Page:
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Scarlet Oak

Quercus coccinea

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Scarlet Oak (Quercus coccinea) at Snavely's Garden Corner

Scarlet Oak

Scarlet Oak

(Photo courtesy of NetPS Plant Finder)

Scarlet Oak (Quercus coccinea) at Snavely's Garden Corner

Scarlet Oak in fall

Scarlet Oak in fall

(Photo courtesy of NetPS Plant Finder)

Height:  70 feet

Spread:  50 feet

Sunlight:  full sun 

Hardiness Zone:  3b

Description:

An impressive shade tree with a loosely pyramidal habit of growth and interesting leaves; fast growing for an oak, great as a fall accent in the home landscape; requires loose, acidic soils, develops iron chlorosis in alkaline soils

Ornamental Features

Scarlet Oak has dark green foliage throughout the season. The spiny lobed leaves turn an outstanding scarlet in the fall. Neither the flowers nor the fruit are ornamentally significant. However, the fruit can be messy in the landscape and may require occasional clean-up. The furrowed gray bark and silver branches add an interesting dimension to the landscape.

Landscape Attributes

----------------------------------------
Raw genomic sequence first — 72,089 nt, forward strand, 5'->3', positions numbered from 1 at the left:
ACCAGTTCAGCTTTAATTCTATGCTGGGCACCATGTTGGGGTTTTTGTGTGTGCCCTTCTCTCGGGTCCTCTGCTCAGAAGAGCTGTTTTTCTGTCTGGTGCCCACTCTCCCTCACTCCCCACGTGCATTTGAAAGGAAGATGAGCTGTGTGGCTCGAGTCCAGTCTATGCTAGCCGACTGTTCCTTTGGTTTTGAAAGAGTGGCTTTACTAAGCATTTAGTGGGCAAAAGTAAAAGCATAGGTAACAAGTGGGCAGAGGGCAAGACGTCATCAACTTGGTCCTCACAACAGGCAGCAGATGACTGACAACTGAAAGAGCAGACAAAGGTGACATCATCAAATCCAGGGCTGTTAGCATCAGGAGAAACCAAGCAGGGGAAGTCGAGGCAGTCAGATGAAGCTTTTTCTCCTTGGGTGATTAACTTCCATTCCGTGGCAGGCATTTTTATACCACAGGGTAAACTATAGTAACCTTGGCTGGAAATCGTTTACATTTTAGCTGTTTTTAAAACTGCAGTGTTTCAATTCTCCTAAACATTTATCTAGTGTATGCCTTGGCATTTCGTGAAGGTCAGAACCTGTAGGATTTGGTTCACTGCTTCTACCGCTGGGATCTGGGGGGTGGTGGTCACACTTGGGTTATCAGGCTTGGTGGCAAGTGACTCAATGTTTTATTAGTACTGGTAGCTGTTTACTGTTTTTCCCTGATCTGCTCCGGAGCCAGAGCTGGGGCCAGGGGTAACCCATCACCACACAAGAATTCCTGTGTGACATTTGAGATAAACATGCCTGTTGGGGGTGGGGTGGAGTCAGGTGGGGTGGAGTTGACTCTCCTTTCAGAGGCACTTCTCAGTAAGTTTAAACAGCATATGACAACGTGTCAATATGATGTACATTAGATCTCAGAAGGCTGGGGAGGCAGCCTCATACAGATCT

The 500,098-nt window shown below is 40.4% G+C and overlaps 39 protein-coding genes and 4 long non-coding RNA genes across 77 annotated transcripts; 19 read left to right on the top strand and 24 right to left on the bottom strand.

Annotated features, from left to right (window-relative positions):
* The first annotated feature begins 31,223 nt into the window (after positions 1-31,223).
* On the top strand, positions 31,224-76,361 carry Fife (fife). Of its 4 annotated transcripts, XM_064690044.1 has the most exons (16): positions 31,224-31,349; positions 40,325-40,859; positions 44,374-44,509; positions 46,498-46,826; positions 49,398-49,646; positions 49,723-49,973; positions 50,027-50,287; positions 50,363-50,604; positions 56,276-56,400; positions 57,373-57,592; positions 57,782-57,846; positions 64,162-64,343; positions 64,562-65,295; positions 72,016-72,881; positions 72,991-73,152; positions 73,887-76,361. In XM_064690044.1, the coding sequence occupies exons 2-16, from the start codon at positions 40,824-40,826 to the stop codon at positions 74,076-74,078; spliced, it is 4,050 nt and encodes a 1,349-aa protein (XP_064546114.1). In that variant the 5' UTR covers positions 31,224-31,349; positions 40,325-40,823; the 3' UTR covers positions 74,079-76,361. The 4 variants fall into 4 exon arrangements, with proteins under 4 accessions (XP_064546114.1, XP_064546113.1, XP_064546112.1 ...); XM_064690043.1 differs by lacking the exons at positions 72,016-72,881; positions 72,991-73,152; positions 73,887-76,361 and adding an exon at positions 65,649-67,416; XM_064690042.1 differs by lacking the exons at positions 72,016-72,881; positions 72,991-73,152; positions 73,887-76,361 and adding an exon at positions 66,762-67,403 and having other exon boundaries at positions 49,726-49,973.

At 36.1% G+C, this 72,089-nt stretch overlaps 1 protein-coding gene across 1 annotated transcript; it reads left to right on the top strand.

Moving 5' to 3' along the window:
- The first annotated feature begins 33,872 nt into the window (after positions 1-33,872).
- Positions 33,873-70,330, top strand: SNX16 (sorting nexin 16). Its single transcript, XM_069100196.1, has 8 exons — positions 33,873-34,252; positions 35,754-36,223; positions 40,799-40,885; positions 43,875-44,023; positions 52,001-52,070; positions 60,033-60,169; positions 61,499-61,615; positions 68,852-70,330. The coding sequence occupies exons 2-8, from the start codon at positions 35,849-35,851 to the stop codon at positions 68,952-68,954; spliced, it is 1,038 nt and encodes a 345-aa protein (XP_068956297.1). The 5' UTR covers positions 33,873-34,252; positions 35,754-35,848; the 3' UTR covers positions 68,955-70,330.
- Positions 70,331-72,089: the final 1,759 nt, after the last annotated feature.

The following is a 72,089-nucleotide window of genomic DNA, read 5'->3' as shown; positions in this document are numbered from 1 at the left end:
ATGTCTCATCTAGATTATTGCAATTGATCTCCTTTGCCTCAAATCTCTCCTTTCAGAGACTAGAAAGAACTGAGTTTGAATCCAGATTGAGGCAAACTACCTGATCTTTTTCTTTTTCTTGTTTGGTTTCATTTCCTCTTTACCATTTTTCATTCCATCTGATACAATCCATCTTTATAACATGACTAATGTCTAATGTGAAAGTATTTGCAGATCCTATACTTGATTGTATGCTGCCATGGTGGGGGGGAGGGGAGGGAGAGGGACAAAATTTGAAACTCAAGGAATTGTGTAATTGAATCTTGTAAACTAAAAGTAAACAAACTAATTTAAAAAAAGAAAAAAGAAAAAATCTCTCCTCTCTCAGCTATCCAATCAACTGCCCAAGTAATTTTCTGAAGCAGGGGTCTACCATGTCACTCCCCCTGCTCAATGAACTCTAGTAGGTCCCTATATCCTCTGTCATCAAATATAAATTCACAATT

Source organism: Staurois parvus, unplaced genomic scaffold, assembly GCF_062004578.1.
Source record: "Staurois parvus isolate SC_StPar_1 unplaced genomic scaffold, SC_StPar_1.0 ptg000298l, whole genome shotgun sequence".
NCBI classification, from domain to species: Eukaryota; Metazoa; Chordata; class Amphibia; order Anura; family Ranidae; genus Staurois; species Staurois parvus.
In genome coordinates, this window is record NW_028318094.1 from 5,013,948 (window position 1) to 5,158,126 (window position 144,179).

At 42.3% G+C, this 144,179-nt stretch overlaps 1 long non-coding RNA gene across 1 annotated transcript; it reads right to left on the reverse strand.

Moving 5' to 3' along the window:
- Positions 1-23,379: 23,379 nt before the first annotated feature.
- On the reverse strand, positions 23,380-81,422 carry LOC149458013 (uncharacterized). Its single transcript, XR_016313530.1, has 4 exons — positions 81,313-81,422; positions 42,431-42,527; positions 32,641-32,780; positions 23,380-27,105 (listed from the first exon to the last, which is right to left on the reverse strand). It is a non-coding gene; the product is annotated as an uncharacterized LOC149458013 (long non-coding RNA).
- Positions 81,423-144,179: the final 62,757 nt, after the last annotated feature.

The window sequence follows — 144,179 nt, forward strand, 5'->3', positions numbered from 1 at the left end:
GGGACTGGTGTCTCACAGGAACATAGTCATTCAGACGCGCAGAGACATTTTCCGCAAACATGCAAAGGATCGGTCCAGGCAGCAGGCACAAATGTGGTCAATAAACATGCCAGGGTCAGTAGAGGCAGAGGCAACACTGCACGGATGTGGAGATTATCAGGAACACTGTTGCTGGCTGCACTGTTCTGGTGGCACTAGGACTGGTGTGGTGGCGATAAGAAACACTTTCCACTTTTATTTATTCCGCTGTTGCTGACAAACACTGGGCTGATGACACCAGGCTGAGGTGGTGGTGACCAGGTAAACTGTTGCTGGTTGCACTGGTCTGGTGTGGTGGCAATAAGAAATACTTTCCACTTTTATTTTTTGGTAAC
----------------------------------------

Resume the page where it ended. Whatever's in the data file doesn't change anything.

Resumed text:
Scarlet Oak is a deciduous tree with a distinctive and refined pyramidal form. Its average texture blends into the landscape, but can be balanced by one or two finer or coarser trees or shrubs for an effective composition.

This tree will require occasional maintenance and upkeep, and is best pruned in late winter once the threat of extreme cold has passed. It is a good choice for attracting squirrels to your yard. Gardeners should be aware of the following characteristic(s) that may warrant special consideration;

  • Messy

Scarlet Oak is recommended for the following landscape applications;

  • Shade

Planting & Growing

Scarlet Oak will grow to be about 70 feet tall at maturity, with a spread of 50 feet. It has a high canopy with a typical clearance of 6 feet from the ground, and should not be planted underneath power lines. As it matures, the lower branches of this tree can be strategically removed to create a high enough canopy to support unobstructed human traffic underneath. It grows at a fast rate, and under ideal conditions can be expected to live to a ripe old age of 300 years or more; think of this as a heritage tree for future generations!

This tree should only be grown in full sunlight. It is very adaptable to both dry and moist locations, and should do just fine under average home landscape conditions. It is not particular as to soil type, but has a definite preference for acidic soils, and is subject to chlorosis (yellowing) of the leaves in alkaline soils. It is somewhat tolerant of urban pollution. This species is native to parts of North America.

 
 
Hardiness Zone Plant Height Minimum Sunlight Soil pH Preference
Characteristics
Shade 
Applications
Fall Color  Bark  Winter Value  Attracts Wildlife 
Ornamental Features

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